Mark found himself strolling around the courtyard in the shadows of late afternoon, his lips moving in silent prayer. He paused from time to time to lay a hand unthinkingly on a bench, or a tree as a distant memory overtook him. The scuff of sandal on stone interrupted his prayerful reverie and he turned to see Yiftach standing in the gateway. “Yiftach! Come in, come in.” As Yiftach approached, Mark indicated one of the benches, and they sat down together. Yiftach leaned forward, contemplating the hands he folded in his lap. Mark said nothing, waiting for his young companion to speak whatever was on his mind.
Eventually Yiftach straightened up and turned to Mark. “I wanted to try and catch you alone before the gathering this evening. I find my thoughts are increasingly…troubled by what I have heard you say over these last few nights.” Mark nodded, encouraging Yiftach to continue. “I was a simple farmer when I met Simon bar Giora, and he turned my world upside down.” He looked down at his hands once more. “These hands were calloused from the plow handle and from pulling out the rough stones the plow uncovered. Within a year of meeting Simon and moving into the hills, I had lost the callouses as I learned to wield first a knife, and then the sword. Rough hands that had always had dirt under the cracked fingernails, turned softer, and now had blood under the nails.”
He looked up at Mark again. “But you must understand, Simon turned my world upside down with hope. He gave my life meaning, he gave me a brotherhood I did not know I had longed for. And I believed in something, perhaps for the first time in my life. I have placed my life in his hands on many occasions, ultimately following him to Jerusalem, so I can play my role in the final battle against Caesar’s legions out there.” He gestured down the mountain with his chin. “But…?” Mark said gently. Yiftach held his gaze before continuing. “But…now I have doubts. I have given my allegiance to Simon and the cause – I love that man – but all that you have said about Jesus, and his way has me…conflicted.” He looked down at his hands again.
“I heard that in something you said last night,” said Mark. “Yes,” Yiftach replied, “for which my friend berated me afterwards. He believes my faith in our promised victory is waning.” He turned to Mark earnestly. “And I confess that it is. I find myself wanting to be here, among your ecclesia, listening to these stories of Jesus, more than drinking wine and making battle plans with my friends with whom I have shed blood. And I do not know what to do with that feeling. Because I am far from convinced that this kingdom you talk about is any more likely to come than the one Simon promises.”
“These parables you tell, about soil and seeds and farmers – that is the world I left behind for the world of cold steel and banditry. I left the world of powerlessness far behind, and learned the power of the blade and brotherhood.” He laughed self-mockingly. “Oh, in some ways I knew we were just playing at revolution. Knifing a Roman soldier in the back and running away. Killing the occasional collaborator or tax-collector. Stealing food from our fellow countrymen who I knew could not spare it, and who might have shared it with us anyway. But then…” He paused. “But then,” picked up Mark, “came the battle of Beth Horon.” “Yes!” exclaimed Yiftach. “We defeated the Syrian legion of Cestius Gallus! 6,000 troops killed – the greatest defeat the Roman army has ever suffered – at our hands! And then, when Vespasian brought down the wrath of Rome upon us, and then suddenly stopped out there” he gestured with his chin once more, “Well, why not believe that G_d was with us, and that the final battle was at hand?”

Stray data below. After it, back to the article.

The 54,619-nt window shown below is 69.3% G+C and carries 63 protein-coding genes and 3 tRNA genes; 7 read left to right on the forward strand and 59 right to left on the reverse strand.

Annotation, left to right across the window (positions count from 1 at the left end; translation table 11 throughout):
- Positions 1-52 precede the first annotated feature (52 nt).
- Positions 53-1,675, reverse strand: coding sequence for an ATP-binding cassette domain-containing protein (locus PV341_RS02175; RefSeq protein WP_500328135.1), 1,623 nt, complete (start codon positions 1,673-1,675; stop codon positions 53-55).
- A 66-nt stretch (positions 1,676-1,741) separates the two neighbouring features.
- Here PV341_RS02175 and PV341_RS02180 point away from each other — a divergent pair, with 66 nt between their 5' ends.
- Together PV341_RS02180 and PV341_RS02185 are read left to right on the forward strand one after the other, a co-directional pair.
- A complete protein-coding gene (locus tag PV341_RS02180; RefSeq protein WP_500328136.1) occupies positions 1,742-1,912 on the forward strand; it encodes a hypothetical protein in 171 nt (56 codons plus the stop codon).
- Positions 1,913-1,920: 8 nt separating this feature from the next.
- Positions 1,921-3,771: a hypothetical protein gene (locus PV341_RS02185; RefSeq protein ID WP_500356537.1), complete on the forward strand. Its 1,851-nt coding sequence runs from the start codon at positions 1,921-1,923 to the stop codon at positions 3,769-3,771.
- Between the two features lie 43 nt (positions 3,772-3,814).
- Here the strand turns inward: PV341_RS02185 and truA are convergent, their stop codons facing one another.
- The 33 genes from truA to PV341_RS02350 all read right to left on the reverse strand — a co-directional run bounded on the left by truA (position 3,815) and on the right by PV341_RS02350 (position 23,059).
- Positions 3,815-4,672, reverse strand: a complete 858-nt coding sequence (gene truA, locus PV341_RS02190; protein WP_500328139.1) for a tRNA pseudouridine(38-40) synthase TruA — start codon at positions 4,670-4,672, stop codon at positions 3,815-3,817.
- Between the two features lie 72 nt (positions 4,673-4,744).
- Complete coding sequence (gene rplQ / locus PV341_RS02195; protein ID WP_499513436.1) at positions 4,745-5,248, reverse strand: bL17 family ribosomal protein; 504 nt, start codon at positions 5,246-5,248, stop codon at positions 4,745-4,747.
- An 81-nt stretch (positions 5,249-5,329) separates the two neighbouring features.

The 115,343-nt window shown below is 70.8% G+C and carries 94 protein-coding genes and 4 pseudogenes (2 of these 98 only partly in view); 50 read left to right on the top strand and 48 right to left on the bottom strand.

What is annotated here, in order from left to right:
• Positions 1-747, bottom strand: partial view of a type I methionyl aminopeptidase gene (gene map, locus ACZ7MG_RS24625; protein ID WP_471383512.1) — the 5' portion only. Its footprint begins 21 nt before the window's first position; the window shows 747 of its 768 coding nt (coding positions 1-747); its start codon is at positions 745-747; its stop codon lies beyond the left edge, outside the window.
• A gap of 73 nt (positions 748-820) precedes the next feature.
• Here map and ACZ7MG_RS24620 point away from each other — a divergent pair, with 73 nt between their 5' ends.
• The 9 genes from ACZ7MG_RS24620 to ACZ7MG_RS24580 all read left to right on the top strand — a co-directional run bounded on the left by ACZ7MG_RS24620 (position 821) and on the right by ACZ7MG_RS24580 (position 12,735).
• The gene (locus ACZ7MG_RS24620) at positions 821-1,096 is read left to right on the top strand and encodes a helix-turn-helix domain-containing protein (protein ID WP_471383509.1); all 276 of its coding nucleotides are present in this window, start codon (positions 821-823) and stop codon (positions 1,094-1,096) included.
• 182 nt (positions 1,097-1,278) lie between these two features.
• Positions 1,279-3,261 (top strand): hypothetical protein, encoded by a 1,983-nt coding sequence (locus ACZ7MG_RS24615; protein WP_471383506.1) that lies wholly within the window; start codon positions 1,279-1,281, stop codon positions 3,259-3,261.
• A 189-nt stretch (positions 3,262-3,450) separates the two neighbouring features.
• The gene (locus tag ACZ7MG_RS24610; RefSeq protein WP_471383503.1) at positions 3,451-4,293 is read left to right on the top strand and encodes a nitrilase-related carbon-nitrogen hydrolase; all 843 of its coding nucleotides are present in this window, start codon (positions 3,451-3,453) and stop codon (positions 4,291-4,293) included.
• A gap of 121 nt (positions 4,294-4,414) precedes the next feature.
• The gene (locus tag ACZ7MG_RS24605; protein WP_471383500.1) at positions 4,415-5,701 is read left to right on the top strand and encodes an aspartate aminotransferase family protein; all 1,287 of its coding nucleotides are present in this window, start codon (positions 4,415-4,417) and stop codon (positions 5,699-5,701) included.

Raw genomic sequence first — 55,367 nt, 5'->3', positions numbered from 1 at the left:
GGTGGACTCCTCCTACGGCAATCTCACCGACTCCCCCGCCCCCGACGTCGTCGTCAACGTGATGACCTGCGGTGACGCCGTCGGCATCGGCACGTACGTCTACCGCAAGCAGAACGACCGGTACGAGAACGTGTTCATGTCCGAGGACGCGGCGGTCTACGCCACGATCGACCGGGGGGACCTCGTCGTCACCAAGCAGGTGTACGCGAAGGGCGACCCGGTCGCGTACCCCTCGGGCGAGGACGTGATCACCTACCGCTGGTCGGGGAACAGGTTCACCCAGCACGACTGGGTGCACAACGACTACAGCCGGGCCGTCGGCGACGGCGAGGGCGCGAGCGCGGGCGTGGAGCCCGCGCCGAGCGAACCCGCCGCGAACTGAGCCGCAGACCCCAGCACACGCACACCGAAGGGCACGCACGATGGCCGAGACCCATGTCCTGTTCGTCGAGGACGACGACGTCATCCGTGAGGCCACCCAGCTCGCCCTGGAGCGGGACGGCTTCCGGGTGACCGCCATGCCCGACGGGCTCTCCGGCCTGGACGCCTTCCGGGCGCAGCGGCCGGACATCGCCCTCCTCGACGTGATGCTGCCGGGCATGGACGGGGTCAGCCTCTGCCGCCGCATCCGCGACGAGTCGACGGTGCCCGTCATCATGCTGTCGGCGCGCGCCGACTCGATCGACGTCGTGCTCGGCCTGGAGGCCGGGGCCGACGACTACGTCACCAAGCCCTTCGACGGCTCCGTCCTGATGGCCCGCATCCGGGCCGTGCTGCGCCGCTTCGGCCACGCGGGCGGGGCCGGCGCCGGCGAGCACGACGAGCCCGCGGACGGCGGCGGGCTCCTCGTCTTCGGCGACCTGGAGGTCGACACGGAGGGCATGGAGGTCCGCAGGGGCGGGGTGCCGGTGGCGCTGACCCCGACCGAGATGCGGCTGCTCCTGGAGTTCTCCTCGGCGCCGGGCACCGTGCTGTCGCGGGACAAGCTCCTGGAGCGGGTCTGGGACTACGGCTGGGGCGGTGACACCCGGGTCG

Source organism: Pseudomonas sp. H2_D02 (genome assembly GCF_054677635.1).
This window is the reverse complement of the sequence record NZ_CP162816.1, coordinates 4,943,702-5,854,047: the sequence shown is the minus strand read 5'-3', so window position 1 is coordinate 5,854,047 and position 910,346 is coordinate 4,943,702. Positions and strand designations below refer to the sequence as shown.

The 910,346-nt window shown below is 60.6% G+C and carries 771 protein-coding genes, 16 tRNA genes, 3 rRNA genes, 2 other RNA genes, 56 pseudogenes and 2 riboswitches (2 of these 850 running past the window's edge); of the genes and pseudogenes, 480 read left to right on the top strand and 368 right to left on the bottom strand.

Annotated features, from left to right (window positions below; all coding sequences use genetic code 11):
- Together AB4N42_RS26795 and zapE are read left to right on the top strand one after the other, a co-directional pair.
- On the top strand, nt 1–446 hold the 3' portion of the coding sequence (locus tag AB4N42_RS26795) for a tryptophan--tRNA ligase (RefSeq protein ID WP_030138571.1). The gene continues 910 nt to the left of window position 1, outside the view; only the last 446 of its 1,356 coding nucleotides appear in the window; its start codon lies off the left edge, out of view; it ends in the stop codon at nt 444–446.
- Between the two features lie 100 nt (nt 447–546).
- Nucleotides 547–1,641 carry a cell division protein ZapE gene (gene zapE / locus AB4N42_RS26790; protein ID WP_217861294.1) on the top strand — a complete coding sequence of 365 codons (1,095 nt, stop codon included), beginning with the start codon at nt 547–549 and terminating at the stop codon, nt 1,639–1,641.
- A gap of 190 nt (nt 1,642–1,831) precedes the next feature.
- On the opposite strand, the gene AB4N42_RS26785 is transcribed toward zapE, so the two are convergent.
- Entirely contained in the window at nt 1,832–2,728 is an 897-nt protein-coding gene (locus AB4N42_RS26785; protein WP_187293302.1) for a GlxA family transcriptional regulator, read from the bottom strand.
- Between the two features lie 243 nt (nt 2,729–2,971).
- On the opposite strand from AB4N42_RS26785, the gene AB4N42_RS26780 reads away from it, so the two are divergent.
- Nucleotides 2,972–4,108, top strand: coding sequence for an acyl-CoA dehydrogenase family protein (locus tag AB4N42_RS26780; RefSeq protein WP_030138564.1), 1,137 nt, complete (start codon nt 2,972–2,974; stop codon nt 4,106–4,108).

“Why not, indeed?” asked Mark. Yiftach’s shoulders slumped. “Because we started fighting with ourselves, that’s why. John of Gischala, the Zealots – it’s no wonder the city elite invited Simon to lead us into the city and try to bring some sense of order. I believed each faction would rally to his banner, but no, we each control our own part of the temple or city. And no doubt the Romans just sit out there and laugh at us. Before…” “…before they receive the order to besiege the city,” completed Mark. “Yes,” replied Yiftach, his eyes dropping once more to his hands.
He spoke softly, his eyes rooted firmly downward. “I guess you have forced me to see the truth I did not wish to see. And all the hope and belief I have developed over the years is being stripped away.” He looked up at Mark, a pleading look in his eyes. “But I find I cannot embrace the hope and belief you have. So where does that leave me? If Simon’s 15,000 troops cannot defeat the power of Rome, then what can your ecclesia do? Because the mustard seed of your story may indeed grow into a tree, but that tree can be cut down. What power does your Jesus – do you! –truly have? Where is this kingdom? Tell me.”
Mark laid a hand on the young man’s shoulder, looking up to see the first members of the ecclesia to arrive walking into the courtyard and said, “What power? Tonight’s story may hold an answer to your question…”